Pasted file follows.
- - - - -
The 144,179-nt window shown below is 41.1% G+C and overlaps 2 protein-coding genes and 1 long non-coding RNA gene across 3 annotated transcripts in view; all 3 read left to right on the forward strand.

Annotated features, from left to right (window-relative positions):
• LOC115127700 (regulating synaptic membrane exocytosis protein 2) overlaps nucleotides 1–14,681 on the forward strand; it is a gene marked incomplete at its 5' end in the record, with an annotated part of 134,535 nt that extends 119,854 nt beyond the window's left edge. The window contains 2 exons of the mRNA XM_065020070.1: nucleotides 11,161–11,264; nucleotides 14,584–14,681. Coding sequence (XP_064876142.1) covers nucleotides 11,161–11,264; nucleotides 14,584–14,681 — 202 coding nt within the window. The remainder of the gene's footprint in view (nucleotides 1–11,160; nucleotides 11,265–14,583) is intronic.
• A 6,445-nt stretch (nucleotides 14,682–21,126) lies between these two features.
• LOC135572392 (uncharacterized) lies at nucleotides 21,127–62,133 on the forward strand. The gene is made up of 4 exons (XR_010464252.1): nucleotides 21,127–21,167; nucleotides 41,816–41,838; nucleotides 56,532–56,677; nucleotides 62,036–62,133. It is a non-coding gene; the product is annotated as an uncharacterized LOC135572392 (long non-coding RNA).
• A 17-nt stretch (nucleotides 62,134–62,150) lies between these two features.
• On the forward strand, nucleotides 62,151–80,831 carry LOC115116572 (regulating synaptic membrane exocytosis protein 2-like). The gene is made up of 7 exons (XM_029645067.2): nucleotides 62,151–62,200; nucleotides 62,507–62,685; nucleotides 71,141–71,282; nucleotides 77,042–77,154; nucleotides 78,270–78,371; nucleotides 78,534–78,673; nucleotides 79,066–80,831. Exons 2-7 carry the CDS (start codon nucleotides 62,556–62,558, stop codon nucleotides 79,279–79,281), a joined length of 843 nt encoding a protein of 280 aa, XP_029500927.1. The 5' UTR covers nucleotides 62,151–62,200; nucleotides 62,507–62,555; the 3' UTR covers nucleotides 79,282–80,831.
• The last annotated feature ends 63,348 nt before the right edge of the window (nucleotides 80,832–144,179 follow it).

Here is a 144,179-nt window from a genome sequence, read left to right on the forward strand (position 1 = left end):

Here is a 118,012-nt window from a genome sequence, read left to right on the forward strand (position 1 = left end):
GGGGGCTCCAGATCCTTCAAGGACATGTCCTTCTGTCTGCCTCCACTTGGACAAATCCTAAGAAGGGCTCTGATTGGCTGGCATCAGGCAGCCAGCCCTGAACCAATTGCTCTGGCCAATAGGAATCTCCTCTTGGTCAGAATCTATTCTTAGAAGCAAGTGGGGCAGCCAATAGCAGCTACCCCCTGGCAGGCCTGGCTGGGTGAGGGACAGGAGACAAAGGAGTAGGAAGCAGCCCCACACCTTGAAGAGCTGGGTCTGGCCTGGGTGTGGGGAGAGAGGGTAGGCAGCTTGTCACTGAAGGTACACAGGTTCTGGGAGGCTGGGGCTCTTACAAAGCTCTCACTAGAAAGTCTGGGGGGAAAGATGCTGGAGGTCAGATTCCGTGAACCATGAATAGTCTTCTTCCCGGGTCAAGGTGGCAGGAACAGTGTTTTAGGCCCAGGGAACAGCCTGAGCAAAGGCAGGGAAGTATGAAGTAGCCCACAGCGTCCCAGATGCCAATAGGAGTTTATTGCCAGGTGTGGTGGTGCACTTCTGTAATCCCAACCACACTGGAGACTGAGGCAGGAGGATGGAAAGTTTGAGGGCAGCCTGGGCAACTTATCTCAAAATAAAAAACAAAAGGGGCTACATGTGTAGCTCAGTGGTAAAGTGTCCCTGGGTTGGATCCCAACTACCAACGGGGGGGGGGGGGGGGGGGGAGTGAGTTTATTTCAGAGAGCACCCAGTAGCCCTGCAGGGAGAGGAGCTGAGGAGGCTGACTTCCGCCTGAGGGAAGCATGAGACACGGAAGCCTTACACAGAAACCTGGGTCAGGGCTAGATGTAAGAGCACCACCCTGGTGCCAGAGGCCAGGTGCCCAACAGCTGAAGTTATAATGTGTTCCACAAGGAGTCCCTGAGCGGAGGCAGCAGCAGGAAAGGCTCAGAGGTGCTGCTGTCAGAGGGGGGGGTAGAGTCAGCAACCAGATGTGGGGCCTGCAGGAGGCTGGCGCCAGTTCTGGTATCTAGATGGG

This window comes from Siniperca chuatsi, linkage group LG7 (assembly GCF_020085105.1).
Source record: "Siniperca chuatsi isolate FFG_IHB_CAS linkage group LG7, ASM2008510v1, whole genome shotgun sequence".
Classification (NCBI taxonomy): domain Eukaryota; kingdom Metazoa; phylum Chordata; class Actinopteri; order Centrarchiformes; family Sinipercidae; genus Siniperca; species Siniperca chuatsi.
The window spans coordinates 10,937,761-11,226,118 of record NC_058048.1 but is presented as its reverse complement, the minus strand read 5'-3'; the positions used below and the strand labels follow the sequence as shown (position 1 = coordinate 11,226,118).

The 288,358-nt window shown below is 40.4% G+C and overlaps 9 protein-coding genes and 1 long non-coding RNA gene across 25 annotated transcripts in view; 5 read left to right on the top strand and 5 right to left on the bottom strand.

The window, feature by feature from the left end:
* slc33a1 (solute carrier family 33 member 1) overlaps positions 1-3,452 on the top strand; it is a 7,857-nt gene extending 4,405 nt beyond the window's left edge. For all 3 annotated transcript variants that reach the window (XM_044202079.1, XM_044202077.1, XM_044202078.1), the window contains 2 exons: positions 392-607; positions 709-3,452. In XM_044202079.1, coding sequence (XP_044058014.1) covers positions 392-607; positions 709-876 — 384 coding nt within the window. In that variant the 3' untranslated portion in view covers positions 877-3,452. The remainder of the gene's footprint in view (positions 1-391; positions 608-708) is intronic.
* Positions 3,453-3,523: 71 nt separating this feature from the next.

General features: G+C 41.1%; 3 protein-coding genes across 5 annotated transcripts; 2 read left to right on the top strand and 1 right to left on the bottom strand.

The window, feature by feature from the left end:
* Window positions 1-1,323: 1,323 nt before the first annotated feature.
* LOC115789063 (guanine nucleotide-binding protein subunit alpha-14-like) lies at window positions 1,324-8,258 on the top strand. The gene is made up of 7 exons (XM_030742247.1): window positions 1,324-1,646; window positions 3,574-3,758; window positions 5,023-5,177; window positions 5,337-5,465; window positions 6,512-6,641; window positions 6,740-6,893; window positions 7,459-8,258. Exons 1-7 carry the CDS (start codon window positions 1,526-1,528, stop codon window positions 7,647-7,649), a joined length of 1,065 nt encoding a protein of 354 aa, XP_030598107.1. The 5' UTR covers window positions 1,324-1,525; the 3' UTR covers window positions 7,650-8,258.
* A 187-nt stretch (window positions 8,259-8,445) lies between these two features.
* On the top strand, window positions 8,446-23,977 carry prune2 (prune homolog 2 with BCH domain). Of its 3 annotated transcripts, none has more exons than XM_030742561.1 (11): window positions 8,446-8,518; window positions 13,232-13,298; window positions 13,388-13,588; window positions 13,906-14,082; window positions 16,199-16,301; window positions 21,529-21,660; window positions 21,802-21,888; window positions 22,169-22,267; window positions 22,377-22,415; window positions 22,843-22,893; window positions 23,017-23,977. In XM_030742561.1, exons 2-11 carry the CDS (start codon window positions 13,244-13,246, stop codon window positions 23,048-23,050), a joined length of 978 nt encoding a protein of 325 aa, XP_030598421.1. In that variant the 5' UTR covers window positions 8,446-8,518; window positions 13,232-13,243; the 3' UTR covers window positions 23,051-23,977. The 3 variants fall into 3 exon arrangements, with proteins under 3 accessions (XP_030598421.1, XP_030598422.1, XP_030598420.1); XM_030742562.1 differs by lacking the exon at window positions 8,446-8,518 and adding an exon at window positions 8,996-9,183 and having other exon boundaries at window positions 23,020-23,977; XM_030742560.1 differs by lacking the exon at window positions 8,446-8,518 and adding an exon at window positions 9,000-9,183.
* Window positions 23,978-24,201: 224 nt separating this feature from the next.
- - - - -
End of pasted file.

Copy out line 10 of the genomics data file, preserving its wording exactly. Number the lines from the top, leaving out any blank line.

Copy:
Here is a 118,012-nt window from a genome sequence, read left to right on the forward strand (position 1 = left end):